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Stackyard News Jul 05

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Lakeland Shears sheep shearing contest

World class shearers from as far afield as New Zealand took part in the third Lakeland Shears International Sheep Shearing Competition at Cockermouth  auction mart on Saturday (July 9).

Each of the various classes in the competition was as exciting and competitive as the last.

Regular competitors on the world circuit David Fagan and Dean Ball, from New Zealand, managed Cumbria's Herdwicks with ease.

All the sheep sheared were in good condition and ready for shearing with fleeces rolling off in less than one minute.  David Fagan managed to shear 20 sheep in 13.5 minutes!  

Bob Shaw, Coordinator for Rural Futures and one of the key organisers said, “The time and effort Rural Futures committed to getting this event off the ground has certainly paid off.  We have an event that attracts world class shearers.  The shearing skill demonstrated today is incredible.”

The old hand-shearing skills were not forgotten at the competition.  This class was an all British competition with the winning contender being John Hind of Low Moor End, Ennerdale.  Hand shearing takes a bit more time than machine shearing but great skill is still required to ensure a quality fleece.

Part way through proceedings the audience were given the thrill of watching the visiting New Zealanders performing the Haka.  This was a great hit with everyone and was much appreciated.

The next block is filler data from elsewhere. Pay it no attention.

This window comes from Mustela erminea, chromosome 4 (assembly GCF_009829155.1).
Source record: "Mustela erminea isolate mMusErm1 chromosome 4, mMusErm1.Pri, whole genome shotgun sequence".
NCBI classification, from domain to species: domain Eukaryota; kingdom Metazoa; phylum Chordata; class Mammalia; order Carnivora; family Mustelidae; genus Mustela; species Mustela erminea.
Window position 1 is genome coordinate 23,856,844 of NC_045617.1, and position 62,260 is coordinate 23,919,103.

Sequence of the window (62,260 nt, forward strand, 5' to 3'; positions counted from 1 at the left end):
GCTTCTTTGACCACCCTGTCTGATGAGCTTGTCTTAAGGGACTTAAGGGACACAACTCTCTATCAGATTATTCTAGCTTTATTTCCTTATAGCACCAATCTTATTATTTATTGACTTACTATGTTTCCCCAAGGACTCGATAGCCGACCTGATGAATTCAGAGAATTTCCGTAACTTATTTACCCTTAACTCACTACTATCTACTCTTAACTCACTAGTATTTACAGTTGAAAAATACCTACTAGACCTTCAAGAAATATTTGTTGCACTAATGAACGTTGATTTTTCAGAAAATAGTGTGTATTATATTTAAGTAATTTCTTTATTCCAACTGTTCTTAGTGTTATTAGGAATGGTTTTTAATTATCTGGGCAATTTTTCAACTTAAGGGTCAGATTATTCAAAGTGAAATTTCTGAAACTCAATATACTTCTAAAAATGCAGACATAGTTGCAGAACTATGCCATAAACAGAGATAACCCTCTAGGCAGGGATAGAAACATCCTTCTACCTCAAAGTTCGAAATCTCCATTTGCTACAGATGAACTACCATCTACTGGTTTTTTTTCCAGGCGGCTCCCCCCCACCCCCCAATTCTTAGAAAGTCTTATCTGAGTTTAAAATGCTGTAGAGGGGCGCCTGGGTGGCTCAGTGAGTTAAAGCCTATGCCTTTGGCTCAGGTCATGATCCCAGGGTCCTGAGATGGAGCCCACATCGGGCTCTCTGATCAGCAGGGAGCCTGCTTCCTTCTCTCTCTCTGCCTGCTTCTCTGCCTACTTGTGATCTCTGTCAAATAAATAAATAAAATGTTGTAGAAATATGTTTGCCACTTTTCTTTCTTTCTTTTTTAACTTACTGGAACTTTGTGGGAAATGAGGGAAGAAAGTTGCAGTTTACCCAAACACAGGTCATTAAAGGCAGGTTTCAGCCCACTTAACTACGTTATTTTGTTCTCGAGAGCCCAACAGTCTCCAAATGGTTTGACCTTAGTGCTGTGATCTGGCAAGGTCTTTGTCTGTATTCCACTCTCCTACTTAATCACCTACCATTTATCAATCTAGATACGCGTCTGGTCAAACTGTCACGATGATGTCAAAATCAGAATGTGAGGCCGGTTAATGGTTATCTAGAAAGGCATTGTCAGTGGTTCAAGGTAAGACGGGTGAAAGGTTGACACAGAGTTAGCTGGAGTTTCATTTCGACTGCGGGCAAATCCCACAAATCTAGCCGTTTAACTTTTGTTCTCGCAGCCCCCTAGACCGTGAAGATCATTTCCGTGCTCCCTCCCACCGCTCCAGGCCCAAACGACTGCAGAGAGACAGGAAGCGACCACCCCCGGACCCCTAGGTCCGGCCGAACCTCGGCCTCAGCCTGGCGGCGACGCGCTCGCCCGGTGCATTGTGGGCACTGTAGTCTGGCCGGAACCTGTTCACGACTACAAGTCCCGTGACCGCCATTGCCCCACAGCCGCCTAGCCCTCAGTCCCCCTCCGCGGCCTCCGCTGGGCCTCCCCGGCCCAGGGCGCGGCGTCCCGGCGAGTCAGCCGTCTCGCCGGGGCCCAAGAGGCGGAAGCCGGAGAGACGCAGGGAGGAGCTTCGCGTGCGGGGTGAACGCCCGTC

The Young Farmers class received a lot of encouragement from the audience. The winner in this class was Peter Redhead from Hyton, Bootle.  He received the fantastic prize of a trip to New Zealand.

During the trip Peter will attend the Kokamo's International Shearing School.  He will be given instruction on a one to one basis from experienced shearers.

Mavis Mullins from Kokamo was at the Lakeland Shears competition and said, “We are really looking forward to Peter's visit.  We feel it is important for young people to have opportunities to travel and learn new skills.

“We will be focusing on his particular shearing needs and be helping him develop the skills needed to shear the New Zealand sheep breeds.”

Peter will also have the opportunity to work on farms during his stay and because the Shearing School has farming connections on both the north and south island, Peter will be able to chose where he would like to work.   

The prize was sponsored by the International Centre for the Uplands based at Hackthorpe.  Dr Cathy Bailey from the Centre presented the travel prize to Peter.  After the presentation she said: “This Cumbrian Travelling Fellowship offers Peter the opportunity to go to another similar region where he can share and exchange skills.  The Upland Centre is keen to promote international exchange of experience.”

Organisers Willie Tyson and Dave Gillett were delighted with the success of the day.

Willie said: “We've seen shearing at its best today - a display thoroughly enjoyed by all.  We have seen hand shearing and the modern machine way but perhaps most encouraging of all is to see young people taking up the skill.  Today the New Zealander team won the 'Test Match' class but they had better watch out as we have some fine young shearers coming on.”  

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